Melody Maher Hackett, 60, died on Friday, September 2, 2022, at her home in Fort Pierre. A funeral service will be held at 2:00pm on Wednesday, September 7, 2022 at St. John’s Catholic Church, with burial to follow at Scotty Philip Cemetery all in Fort Pierre. The service can be viewed at www.isburgfuneralchapels.com
Melody Maher Hackett was born April 21, 1962 to IdaBelle Marie (Smith) Maher and William J Maher. She grew up on the ranch north of Pierre, South Dakota on the Grey Goose Road with her brother Shawn, and sisters Holly and Sherry.
Looking back Melody felt very fortunate that she lived three lives. Birth through 25, 25-50, 50-100.
Birth -25: In Melody’s words she grew up “hard and fast”. She was a real cowgirl and spent most days in the saddle. She could pull a calf, assist a c-section, plant corn, bail hay, fix fence, A-I a cow, pregnancy test, pull a well, dynamite a man-made dam, and that is just to name a few by the age of 15. During high school she also attended the Kenneth Gregg School of Auctioneering in Texas where she was the only female auctioneer. Her mother IdaBelle always said the kids were the hired men (women) and she was right.
There wasn’t a horse Melody couldn’t ride but she quickly fell in love with a horse named Zoder that she proclaimed was her best friend. She competed in every event: barrels, poles, goats, breakaway, team roping, cattle cutting, and queen. She excelled in every rodeo association including 4-H, Little Britches, High School, SDRA, College Rodeo for SDSU and DWU, and the WPRA. Melody also represented many rodeos and associations as Rodeo Queen. She loved promoting rodeo all over the region and did it with a smile on her face everywhere she traveled. She and her siblings also bucked out bulls to sell to rough stock contractors. Melody and her sister Holly even road a bull double just for something to do. One of her favorite memories was winning the State High School Barrel Racing Championship on Zoder. He brought her many years of joy, but when Zoder passed away a part of her heart went with him. She never competed in a rodeo again and walked away from the sport she loved.
During one of her reigns as rodeo queen Melody met the love of her life, Mark Hackett. He introduced her to an entirely new world. A world of sports with no horses. He was a three-sport college athlete and she loved every minute challenging herself to learn and compete along side of him. She drove his parent’s 35 ft motor home hauling teammates to softball tournaments all over the region. They were married in 1984 and welcomed their daughters Lyndsey in 1987 and Taylor in 1993. The girls were the light of her life. When the girls started to play sports Mark and Melody spent many years hauling traveling teams all over the state. Melody was their biggest cheerleader. She loved every second!
Melody and Mark both planned to play softball as long as their legs would allow and boy did Melody’s legs give her a good run. Her house is filled with an unending collage of fastpitch and slowpitch uniforms, plaques, All Tourney patches, and State/Regional/National Trophies. She felt so fortunate to get to play with some of the best athletes/teammates in the state. She also proclaimed she was blessed to have the best coaches. One of those coaches convinced her to play in the outfield many years after she thought she should retire. Coach Hermsen and Melody would “disagree” about the line-up. Melody would proclaim she was the old lady and needed to sit the bench, while Coach Hermsen would tell her to get her @@@ out to left field. This combination led to many State Championships well into the years that Melody thought her career was over. There were many tears shed after those Championships, not sad tears that the season was over, but rather tears of joy because Melody felt so fortunate to get to be a part of something so fun. Melody never took any thing for granted. She loved life, loved her family, loved her teammates/coaches, loved all animals, and she thanked God every step of the way. She always felt very blessed. Something Mel was so proud of was that she got to play ball with both of her girls. She always said, “the girls will never know just how much it means to me, not only to be their Mom, but to get to call them teammates.”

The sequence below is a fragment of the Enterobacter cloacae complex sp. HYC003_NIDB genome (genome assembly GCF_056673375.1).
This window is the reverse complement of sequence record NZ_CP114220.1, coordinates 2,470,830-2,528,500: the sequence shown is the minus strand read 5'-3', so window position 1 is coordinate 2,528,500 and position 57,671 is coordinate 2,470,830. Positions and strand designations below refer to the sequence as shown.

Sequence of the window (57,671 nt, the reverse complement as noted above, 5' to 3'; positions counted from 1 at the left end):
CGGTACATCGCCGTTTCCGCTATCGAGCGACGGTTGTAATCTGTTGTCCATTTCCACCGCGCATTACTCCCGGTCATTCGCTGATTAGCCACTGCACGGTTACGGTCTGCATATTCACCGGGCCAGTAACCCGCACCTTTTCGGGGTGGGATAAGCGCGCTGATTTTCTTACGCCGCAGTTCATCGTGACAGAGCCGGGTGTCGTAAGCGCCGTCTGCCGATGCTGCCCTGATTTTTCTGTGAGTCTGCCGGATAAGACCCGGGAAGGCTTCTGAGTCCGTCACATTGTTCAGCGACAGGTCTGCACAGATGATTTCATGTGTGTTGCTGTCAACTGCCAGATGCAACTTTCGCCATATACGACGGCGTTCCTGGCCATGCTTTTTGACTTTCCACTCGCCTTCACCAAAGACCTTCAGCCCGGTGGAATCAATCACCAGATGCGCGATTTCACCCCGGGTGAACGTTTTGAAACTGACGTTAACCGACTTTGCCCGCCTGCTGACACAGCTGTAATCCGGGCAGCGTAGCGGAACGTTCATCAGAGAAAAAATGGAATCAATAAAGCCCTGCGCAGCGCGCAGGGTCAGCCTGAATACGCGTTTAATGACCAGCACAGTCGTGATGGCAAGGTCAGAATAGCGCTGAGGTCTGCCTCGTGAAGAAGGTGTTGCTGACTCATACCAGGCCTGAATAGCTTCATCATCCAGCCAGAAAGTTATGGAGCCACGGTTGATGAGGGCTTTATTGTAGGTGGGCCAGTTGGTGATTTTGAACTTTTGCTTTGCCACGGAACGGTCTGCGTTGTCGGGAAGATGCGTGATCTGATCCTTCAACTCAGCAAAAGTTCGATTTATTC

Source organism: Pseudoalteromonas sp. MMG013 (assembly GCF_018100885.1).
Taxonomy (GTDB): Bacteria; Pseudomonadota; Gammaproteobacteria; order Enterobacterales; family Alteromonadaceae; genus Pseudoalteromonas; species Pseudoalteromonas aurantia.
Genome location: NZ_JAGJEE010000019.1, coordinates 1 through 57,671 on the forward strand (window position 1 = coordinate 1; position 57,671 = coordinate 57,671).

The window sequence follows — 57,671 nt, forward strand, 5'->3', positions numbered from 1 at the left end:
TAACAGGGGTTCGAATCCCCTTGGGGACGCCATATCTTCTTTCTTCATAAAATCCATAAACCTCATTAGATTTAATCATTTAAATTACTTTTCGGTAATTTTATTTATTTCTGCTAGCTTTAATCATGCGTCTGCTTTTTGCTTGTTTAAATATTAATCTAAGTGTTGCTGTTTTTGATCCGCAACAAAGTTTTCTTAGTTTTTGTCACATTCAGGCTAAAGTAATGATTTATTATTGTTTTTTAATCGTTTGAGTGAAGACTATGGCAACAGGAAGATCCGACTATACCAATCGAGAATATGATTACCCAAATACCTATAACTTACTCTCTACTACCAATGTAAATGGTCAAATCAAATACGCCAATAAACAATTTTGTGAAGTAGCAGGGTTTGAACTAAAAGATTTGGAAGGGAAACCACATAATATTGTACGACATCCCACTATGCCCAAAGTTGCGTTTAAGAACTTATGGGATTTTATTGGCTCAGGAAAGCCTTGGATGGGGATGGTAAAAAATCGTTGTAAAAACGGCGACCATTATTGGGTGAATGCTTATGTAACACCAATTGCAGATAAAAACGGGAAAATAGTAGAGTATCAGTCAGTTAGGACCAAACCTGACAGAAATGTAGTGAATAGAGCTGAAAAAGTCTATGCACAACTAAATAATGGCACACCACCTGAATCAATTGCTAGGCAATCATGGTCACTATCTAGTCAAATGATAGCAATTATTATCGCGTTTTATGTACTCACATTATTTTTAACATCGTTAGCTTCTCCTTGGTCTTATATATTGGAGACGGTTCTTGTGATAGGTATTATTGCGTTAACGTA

What Melody called her “third life” came after a diagnosis of Large B-Cell Non-Hodgkin Lymphoma. From the moment of diagnosis Melody never looked back. She drew off her many years of trusting in God, of having a game plan, of listening to her coaches, and being thankful for all the joy she had experienced in her first half century of life. She met each day with purpose and after months of hospital stays, chemo and radiation she grabbed the W.
To celebrate, Melody and her great friend Ellen Ludemann ran the Deadwood Trail Half Marathon. She felt God was giving her another 50 years, and oh was she grateful. Melody started each and every day thanking God for a great day, for all of their blessings, and their health. Lyndsey and Taylor received an email each morning expressing just that.
And the Nana years. Melody absolutely loved being a grandma. Myken Ann lovingly called her Nana. Papa and Nana cherished every minute with little Myken Ann. They would dance, sing, color, read, play games, shoot baskets, and play hide and seek. Mark and Melody loved their daughters and little Myken Ann more than anything in the world.
Melody was preceded in death by her Mother Ida Belle (Smith) Maher, Grandparents Rose and Wilfred Smith, Grandma Reva Maher, Great Grandparents Joe and Florence Freeland, Great Grandmother Ida Smith, and many treasured aunts and uncles.
Survived by her husband Mark Hackett, daughters Lyndsey and Taylor (Bryce Carpenter) Hackett, Granddaughter Myken Ann, sisters Sherry (Calvin) Taylor, Holly Williams, and brothers Shawn and Dawayne Maher, her beloved teammates throughout the years and special “daughter” Ashley Newcomer Moore.